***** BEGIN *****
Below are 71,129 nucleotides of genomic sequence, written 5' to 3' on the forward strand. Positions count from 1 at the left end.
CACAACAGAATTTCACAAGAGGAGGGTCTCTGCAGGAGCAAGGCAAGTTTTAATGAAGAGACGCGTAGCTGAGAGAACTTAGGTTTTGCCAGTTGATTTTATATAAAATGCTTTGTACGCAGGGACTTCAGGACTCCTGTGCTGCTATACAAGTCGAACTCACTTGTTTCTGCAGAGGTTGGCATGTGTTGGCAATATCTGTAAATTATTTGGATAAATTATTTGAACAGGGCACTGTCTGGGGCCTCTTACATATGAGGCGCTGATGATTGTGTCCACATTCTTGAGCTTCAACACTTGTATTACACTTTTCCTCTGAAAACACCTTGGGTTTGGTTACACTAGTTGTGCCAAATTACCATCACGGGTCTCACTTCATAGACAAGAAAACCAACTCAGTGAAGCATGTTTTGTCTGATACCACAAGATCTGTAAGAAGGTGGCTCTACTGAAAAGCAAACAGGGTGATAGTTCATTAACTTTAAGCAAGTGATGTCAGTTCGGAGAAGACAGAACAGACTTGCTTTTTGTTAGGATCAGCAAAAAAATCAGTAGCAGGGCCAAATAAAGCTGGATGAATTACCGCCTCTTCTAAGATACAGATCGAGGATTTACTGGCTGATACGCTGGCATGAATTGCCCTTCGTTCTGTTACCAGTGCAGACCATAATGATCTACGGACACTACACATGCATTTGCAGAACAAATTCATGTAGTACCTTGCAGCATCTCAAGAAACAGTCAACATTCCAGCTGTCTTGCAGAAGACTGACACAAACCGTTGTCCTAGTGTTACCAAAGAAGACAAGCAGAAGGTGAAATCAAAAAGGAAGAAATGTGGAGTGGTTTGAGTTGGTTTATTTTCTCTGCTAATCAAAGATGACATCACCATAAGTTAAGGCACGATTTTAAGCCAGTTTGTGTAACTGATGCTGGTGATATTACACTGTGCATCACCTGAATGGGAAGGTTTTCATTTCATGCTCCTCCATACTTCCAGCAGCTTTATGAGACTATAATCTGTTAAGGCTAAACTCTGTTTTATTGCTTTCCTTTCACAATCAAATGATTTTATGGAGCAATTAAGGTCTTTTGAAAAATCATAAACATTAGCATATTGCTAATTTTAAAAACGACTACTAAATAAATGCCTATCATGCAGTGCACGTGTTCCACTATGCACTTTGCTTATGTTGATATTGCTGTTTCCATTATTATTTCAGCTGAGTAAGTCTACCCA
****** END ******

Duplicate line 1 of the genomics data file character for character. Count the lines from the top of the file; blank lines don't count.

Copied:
Below are 71,129 nucleotides of genomic sequence, written 5' to 3' on the forward strand. Positions count from 1 at the left end.